When students first enter school, their exploration of art is simplistic and predominantly free-formed. At this stage in their development, art lessons primarily focus on developing eye-hand coordination and improving self-expression. As students hone their simple skills and continue to advance through elementary school, the focus of art lessons turns towards the study of basic artistic tools and the exploration of aesthetic works of master artists. When teaching eight to 12-year-olds, your lessons should add to the young artists' tool box of skills and introduce them to prominent artists who were instrumental in defining beauty.

Study color. Teach students the primary and secondary colors. Engage them in the creation of a color wheel. Use the student created color wheel as a means by which to study complimentary colors.

Explore shape. Study works of art that are heavy in geometry, and ask students to ape these seemingly simple designs by creating their own geometric creations. Encourage students to add color to their designs using the information that they have already learned about the aesthetics of color.

Create collages. Students can easily create a thematic work of art using collage style. Give students print media, and ask them to clip out images that fit together thematically and glue them close to each other to create a collage.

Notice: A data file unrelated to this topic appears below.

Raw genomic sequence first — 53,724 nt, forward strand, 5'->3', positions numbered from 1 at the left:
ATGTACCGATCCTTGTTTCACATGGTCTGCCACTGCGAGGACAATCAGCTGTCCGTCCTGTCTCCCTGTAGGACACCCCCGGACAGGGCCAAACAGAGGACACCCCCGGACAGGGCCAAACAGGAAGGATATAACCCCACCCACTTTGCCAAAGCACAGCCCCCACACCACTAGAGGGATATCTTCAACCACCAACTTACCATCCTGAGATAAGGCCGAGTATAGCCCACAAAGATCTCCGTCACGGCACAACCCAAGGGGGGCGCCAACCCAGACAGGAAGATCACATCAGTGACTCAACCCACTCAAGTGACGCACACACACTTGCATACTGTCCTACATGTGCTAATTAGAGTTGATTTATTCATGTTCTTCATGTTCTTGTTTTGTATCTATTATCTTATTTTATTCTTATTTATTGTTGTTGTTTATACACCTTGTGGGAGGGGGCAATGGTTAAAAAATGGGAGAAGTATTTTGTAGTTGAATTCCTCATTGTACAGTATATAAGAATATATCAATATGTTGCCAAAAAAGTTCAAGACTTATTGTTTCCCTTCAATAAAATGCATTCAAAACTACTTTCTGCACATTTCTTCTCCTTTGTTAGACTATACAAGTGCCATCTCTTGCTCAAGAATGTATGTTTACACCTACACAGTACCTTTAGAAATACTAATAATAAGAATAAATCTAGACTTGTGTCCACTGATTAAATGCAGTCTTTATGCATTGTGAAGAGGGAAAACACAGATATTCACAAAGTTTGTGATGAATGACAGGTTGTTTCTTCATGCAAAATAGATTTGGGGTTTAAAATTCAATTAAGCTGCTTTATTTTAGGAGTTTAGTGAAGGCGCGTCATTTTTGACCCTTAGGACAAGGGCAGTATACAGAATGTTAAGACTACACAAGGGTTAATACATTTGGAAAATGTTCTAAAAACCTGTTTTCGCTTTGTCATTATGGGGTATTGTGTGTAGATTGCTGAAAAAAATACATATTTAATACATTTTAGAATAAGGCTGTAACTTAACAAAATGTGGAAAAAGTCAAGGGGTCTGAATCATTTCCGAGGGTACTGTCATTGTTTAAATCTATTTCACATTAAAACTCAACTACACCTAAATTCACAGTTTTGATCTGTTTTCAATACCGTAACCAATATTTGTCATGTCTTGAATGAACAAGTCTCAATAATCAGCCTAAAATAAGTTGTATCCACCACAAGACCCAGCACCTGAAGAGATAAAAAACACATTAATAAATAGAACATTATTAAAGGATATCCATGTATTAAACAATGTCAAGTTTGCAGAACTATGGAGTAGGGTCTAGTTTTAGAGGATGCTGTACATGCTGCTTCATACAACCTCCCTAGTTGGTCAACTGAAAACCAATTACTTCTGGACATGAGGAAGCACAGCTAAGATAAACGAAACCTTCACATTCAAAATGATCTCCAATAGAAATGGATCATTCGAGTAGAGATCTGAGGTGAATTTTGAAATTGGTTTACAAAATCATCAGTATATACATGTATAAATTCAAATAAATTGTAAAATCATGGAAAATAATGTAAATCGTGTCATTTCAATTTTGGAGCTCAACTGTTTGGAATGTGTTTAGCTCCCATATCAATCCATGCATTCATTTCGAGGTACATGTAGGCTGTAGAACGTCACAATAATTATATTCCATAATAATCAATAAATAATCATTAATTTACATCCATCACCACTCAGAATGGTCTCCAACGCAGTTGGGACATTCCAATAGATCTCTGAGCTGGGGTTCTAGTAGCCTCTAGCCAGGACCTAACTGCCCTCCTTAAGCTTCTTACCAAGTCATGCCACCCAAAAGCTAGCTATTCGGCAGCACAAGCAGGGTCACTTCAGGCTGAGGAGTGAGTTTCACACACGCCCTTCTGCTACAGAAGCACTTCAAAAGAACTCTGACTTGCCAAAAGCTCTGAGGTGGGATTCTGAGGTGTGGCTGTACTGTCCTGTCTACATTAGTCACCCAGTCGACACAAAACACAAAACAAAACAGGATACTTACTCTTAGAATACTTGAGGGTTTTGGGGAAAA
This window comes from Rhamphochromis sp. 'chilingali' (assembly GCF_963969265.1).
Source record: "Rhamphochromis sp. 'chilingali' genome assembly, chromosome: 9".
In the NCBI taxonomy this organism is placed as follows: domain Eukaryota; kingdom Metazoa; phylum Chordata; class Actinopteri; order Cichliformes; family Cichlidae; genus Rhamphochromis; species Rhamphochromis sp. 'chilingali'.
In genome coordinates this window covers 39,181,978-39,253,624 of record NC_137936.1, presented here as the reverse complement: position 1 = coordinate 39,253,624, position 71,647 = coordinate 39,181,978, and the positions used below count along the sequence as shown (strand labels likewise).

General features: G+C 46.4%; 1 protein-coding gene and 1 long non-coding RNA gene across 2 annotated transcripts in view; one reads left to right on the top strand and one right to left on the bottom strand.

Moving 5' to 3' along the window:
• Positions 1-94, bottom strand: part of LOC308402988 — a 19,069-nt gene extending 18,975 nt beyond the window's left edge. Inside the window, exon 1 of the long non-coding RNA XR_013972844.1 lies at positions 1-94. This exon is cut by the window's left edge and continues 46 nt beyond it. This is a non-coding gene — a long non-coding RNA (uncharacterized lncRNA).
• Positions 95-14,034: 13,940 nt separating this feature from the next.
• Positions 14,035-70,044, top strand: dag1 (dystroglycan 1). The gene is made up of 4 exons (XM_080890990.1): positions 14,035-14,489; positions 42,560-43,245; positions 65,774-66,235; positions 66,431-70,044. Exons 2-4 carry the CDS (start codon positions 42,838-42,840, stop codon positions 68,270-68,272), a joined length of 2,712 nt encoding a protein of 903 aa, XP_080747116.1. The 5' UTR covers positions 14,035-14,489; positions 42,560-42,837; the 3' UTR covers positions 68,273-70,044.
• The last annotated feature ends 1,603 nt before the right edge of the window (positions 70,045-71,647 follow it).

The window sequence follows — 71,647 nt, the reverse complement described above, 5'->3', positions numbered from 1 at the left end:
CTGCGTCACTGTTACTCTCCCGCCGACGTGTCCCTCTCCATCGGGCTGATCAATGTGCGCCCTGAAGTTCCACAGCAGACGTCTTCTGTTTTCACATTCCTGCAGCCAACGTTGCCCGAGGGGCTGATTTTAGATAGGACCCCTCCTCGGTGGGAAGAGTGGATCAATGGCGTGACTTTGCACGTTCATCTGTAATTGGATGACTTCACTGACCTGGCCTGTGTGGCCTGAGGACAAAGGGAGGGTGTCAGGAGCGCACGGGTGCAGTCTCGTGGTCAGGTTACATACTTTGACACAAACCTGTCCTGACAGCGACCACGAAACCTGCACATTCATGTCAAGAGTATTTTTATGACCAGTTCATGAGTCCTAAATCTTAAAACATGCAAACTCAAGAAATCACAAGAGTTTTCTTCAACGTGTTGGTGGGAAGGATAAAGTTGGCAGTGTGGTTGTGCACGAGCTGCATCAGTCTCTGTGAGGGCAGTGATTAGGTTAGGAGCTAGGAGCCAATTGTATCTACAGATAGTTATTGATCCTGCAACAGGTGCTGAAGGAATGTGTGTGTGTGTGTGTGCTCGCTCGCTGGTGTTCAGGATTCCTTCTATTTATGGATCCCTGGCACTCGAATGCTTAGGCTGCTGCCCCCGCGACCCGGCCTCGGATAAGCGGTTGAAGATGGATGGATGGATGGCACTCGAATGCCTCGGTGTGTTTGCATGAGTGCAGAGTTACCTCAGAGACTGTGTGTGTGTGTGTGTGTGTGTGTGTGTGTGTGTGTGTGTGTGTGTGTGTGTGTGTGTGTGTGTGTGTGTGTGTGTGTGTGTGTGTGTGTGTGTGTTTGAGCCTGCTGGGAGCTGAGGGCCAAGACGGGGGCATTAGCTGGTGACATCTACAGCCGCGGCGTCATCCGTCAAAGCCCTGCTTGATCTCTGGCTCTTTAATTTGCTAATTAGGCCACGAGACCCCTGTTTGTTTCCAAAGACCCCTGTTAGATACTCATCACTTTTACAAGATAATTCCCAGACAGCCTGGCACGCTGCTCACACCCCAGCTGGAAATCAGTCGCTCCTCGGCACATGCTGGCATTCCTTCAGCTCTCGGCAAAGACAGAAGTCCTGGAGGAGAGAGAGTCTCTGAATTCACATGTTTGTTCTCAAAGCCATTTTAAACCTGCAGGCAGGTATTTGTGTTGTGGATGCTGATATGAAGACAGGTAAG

Make trash to treasure art projects. Gather packaging material and commonly disposed of items. Allow students to turn this trash into a work of art by crafting whatever object they desire. One student may elect to build a robot, while another may make a doll. Allow students artistic freedom to make whatever their imagination tells them to using the resources provided.

Study the masters. While students will not delve too heavily into art theory until later grades, it is good to introduce them to common artists early on. Study some works of Picasso, Van Gogh, Rembrandt and other influential artists so students begin to familiarize themselves with the look of classic art.

Allow for experimentation. While students benefit from aping artistic masters, it is also necessary to give them time to create works that are uniquely theirs. Even if the initial intention of your lesson involved copying a masterwork, allow your budding artists to deviate from this plan if their creativity takes them in another direction.